“THE GAME WOULD BE MORE ABOUT MAKING YOU JUMP OUT OF YOUR SEAT AND MAKING YOU SWEAT”
draw triangles, play sounds. It was important to make this game good, but it was over such a long stretch of time that I often felt like I was just building a tool, not building a game. I was burned out sometimes. I was working at maybe 20 per cent efficiency.”
By now, the project that Flury had imagined would last only a couple of years was starting to take over both his and Gibson’s life. “It didn’t feel healthy,” Gibson says. “Some people must think we just threw this out after a couple of months of tinkering around, but for a significant portion of my life it was my life.”
A conceptual shift, however, steered Thumper back on track. Previously, Flury had imagined his first ever game engine as an all-purpose tool; something with broad applications, like Unity. But trying to build an engine that could do everything, for everyone, he realised, was unnecessary – the smarter approach was to create tools specifically for Thumper, tools that appealed directly to Gibson’s experience as a musician. Now, instead of Unity or GameMaker, Flury sought inspiration from music-editing software. Step sequencers, which allow artists to visualise their entire tracks on a grid and add or remove elements on the fly, proved an ideal model.
“Brian was the main user of this engine so it was a process of building a new tool and seeing what ideas it would give him,” Flury says. “We didn’t lay out the levels in 3D space; we had this timeline with all the different data on it – things like audio and visual cues – and then the game would put them all together. It was very specific to the game we made. Nobody could have made this game without using the tools we built.”
The simple mechanics that the duo had envisioned, but nevertheless hesitated over, could now be quickly implemented, tested and – if necessary – iterated or removed in quick succession. Enemies and bosses came and went. An idea involving different, optional tracks, which players could switch onto rather than following the main route, was tried and then scrapped. It required a lot of trial and error, but compared to the uncertain vision put forward in the prototype,
Thumper was starting to finally take shape. Music became the game’s largest influence. As well as emulating step sequencers for the technology, Thumper’s core design was informed – directly and indirectly – by Gibson’s experience playing in Lightning Bolt. The band’s heavy, overwhelming sound defined Thumper’s dark, foreboding mood. The distorted, arrhythmic arrangements inspired the game’s stressful, unpredictable gameplay.
“I made a lot of Thumper’s music while I was on tour,” Gibson explains. “I’d sit at a laptop, with headphones on, and create these loops that I thought sounded good – big drums, grand, dissonant, cosmic sounds. After adding those into the levels, the gameplay would come. It all originated from my own background in music. I enjoy playing off of rhythms and interacting with something simple in complex ways. So the rhythms in Thumper would be a beat off, or a beat before. The mood of the game reflected the stress and tension of playing something difficult, and once it was visually oppressive and dark, it all gelled together.” By 2015, Thumper was ready to be presented. Gibson had already showed it to a close friend, who, to his surprise, had called it the best game he’d ever played. With that boost of confidence, Drool shopped its game around GDC. Two executives from Sony, Nick Suttner and Shane Battenhausen, expressed an interest in bringing it to PlayStation. There were still many optimisations to be made – less than a year prior to release, Flury was still working on the engine – but Thumper had found its groove.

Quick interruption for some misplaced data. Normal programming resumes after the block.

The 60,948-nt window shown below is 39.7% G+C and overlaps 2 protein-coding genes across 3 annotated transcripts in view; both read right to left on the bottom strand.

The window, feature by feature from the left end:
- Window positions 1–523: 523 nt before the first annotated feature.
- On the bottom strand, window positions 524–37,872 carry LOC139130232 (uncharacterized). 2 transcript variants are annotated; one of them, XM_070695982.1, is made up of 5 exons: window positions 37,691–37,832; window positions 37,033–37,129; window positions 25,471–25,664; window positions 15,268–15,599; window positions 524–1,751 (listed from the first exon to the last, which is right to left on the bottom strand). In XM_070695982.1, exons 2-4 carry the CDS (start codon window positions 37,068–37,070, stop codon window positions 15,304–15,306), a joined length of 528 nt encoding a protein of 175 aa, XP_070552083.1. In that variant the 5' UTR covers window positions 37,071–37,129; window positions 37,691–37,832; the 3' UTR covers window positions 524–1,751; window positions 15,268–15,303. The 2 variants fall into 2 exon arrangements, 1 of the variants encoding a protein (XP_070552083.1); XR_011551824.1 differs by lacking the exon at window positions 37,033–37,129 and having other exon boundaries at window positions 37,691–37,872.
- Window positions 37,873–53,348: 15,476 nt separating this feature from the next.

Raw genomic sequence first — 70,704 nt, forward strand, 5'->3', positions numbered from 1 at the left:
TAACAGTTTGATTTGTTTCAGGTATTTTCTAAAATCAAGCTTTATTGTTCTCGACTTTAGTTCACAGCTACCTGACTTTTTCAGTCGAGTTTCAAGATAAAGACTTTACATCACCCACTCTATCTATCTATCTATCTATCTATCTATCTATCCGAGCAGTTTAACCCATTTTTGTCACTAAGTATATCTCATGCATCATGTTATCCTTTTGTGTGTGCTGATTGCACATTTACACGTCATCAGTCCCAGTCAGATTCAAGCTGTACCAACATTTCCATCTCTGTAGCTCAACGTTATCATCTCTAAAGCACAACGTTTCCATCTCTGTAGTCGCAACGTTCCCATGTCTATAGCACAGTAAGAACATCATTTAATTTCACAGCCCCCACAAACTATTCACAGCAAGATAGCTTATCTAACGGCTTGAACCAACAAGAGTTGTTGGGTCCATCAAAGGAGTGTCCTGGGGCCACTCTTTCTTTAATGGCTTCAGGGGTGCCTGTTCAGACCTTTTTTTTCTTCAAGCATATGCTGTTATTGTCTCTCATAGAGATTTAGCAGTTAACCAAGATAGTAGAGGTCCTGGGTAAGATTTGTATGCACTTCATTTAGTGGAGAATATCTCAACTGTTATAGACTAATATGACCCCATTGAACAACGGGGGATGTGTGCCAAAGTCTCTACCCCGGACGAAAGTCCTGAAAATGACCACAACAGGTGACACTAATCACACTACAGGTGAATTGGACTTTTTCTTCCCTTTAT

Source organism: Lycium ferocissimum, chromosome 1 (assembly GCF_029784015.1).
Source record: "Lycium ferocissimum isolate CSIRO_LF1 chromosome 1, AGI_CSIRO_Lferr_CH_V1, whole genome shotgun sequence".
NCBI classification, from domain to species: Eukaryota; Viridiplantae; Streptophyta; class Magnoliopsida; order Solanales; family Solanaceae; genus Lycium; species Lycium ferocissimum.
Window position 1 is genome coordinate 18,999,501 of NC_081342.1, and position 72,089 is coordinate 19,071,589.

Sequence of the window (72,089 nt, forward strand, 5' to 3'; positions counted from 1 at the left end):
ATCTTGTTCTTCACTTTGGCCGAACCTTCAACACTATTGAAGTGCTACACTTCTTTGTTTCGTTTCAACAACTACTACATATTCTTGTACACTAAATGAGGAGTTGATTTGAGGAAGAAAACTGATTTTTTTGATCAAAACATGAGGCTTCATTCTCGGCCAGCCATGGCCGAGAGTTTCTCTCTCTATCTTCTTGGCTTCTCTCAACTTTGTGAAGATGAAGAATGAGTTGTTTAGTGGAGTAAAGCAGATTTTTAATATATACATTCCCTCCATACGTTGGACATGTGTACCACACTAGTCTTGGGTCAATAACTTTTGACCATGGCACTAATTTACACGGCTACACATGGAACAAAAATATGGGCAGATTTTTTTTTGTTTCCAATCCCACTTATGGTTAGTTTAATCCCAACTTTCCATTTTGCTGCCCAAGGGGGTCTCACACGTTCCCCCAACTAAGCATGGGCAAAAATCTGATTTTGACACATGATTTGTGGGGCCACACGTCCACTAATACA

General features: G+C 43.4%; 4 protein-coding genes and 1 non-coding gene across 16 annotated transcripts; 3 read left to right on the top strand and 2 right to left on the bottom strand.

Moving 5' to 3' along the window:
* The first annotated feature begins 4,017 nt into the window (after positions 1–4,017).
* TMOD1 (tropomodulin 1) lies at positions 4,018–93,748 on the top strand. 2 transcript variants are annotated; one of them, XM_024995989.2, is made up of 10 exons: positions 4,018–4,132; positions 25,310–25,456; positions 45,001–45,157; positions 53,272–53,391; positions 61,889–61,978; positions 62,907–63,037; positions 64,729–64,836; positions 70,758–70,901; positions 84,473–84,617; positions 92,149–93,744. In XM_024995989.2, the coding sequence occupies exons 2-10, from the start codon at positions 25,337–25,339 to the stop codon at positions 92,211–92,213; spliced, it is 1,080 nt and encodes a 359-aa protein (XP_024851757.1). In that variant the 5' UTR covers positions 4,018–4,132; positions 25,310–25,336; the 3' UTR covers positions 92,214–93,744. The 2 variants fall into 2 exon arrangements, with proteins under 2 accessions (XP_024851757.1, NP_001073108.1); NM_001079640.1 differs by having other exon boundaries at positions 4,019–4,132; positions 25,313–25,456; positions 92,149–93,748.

Still, it had been seven long years. Flury had his engine and Gibson had his vision, but it was difficult, at least in the immediate aftermath, to feel anything except relief. Like one of Lightning Bolt’s gigs, like a level from Thumper, Drool’s first experience creating a videogame had been an attack on the senses. For now, the pair could enjoy a very welcome comedown, but in Flury’s words, the work had been “messy”.
“Music can be meditative, combative, difficult,” he says, “and I was interested in having a music game that gave that type of experience. But moving forward, quality of life is going to be a big consideration. I don’t want to spend another bunch of years just optimising. This moment I’d stressed about forever is finally over, but it’s really hard when you’re working like this. The list of problems keeps going. We did everything, the two of us, and so much of it was us just winging it. You can explain this away when you have the finished product – you can give it the ‘successplanation’ – but a lot of the time it was just all the same, all bound up in one big mess.”
“Marc started working on this before he even liked it,” Gibson continues. “He maybe thought the idea would turn into something else, and it did, but when I look back at earlier iterations, I’m surprised even I was ever excited about it. A necessary ingredient for finishing a game like this is delusional optimism. You have to be able to see what it might be, even if it might never happen. A lot of self-deception goes into making a game. I was partly confident about it because of Lightning Bolt – I had the experience of doing something more primal and seeing people respond to it. But there was also a part of me that was thinking I’d need to get a job after this was done. I wasn’t sleeping well. Only now do I feel normal.”
Envisioned as a different type of rhythm game, rather than building up tunes and melodies as they progress, players in Thumper must respond, quickly, to an unpredictable beat